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Trade‐offs in nutrient and sediment losses in tile drainage from no‐till versus conventional conservation‐till cropping systems
Merrin L. Macrae, Janina M. Plach, R. Carlow, Christopher R. Little, Helen P. Jarvie, Kevin McKague, William T. Pluer, Pamela Joosse
Journal of Environmental Quality, Volume 52, Issue 5

Abstract Nutrient and soil loss from agricultural areas impairs surface water quality globally. In the Great Lakes region, increases in the frequency and magnitude of harmful and nuisance algal blooms in freshwater lakes have been linked to elevated phosphorus (P) losses from agricultural fields, some of which are transported via tile drainage. This study examined whether concentrations and loads of P fractions, total suspended sediments (TSS), nitrate (NO 3 − ), and ammonium (NH 4 + ) in tile drainage in a clay soil differed between a continuous no‐till system combining cover crops and surface broadcast fertilizer (no‐till cover crop [NTCC]), and a more conventional tillage system with shallow tillage, fertilizer incorporation and limited use of cover crops (conventional conservation‐till, CT). Both sites had modest soil fertility levels. Year‐round, high‐frequency observations of tile drainage flow and chemistry are described over 4 full water years and related to management practices on the associated fields. There were similar water yields in tile drainage between the two systems; however, losses of TSS, particulate P (PP), and NO 3 − were consistently greater from the CT site, which received larger quantities of fertilizer. In contrast, dissolved reactive P (DRP) losses were considerably greater from the NTCC site, offsetting the lower PP losses, such that there was little difference in TP losses between sites. Approximately 60% of the DRP losses from the NTCC site over the 4 years were associated with incidental losses following surface application of fertilizer in fall. This study provides insight into trade‐offs in controlling losses of different nutrient fractions using different management systems.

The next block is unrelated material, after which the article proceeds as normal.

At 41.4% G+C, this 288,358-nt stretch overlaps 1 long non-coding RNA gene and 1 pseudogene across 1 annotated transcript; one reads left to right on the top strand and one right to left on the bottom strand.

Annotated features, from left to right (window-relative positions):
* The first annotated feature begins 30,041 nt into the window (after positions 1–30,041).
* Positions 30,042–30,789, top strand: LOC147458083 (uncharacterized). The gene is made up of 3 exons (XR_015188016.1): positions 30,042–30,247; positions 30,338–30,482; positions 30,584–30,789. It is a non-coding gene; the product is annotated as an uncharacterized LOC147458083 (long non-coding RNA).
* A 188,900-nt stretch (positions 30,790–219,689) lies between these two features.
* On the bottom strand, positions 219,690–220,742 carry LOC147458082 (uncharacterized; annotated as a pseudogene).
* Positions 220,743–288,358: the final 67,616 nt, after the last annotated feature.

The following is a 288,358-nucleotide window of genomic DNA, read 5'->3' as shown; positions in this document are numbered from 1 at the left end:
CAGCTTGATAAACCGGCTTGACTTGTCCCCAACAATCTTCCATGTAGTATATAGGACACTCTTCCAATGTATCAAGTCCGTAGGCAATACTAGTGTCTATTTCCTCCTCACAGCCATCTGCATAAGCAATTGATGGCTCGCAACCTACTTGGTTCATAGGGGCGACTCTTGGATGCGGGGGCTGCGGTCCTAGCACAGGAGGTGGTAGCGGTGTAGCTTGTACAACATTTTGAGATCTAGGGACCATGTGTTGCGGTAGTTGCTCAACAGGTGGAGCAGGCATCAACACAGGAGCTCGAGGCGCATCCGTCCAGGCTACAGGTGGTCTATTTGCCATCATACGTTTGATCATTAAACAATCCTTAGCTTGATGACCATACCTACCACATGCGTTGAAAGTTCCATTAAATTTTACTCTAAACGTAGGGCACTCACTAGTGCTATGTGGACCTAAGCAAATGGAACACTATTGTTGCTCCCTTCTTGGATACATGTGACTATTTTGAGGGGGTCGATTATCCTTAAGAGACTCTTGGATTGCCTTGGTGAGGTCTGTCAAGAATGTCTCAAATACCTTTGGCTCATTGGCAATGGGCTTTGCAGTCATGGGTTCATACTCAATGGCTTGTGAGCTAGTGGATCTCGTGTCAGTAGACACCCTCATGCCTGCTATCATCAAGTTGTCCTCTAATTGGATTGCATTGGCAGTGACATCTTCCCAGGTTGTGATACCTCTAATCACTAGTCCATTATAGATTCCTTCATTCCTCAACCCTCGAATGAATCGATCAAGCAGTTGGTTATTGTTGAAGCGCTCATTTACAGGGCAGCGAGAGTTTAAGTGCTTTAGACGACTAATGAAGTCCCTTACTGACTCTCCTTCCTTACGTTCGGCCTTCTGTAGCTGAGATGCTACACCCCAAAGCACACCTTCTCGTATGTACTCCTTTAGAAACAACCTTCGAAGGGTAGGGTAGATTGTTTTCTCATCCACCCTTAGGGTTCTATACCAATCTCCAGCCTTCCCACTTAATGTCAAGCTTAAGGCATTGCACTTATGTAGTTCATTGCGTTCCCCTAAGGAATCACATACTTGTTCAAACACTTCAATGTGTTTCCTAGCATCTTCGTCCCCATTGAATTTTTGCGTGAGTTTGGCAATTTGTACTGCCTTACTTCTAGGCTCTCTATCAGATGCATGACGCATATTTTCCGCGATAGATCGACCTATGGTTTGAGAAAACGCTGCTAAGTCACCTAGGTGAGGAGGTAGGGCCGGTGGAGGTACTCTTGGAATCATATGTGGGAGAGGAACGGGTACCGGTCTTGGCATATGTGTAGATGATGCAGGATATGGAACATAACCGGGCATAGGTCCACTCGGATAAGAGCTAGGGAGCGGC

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Phosphorus dynamics in agricultural surface runoff at the edge of the field and in ditches during overbank flooding conditions in the Red River Valley
Vivekananthan Kokulan, Matthew Q. Morison, Janina M. Plach, Genevieve Ali, David A. Lobb, Merrin L. Macrae
Canadian Water Resources Journal / Revue canadienne des ressources hydriques, Volume 48, Issue 3

Agricultural fields in the Red River Valley of the Northern Great Plains are located on flat clay soils, often drained by shallow, roadside ditches that are not graded and lacking relief. These conditions can result in flow reversals and subsequent flooding of adjacent fields during large runoff events, which can mobilize phosphorus (P). Surface runoff from two agricultural fields and their adjacent ditches was monitored from 2015 to 2017 in southern Manitoba, Canada. Overbank flooding of fields adjacent to ditches was observed in 5 of 21 hydrologic events, and such events dominated annual runoff and P budgets (>83% of losses over the 3-year study period). Flooding events were often dominated by soluble P fractions (57–67%) relative to events where flooding was not observed (39–63%). Concentrations of soluble reactive P in water standing on fields increased with time during flooding events, suggesting that P was mobilized during such events; however, the source of the soluble reactive P is not clear. This study has highlighted temporal differences in hydrologic and biogeochemical interactions between fields and ditches and demonstrated the need for an improved understanding of mechanisms of P mobilization in the landscape, which has direct implications for predicting P mobility in agricultural watersheds.

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Developing a tile drainage module for Cold Regions Hydrological Model: Lessons from a farm in Southern Ontario, Canada
Mazda Kompani-Zare, Diogo Costa, Merrin L. Macrae, John W. Pomeroy, Richard M. Petrone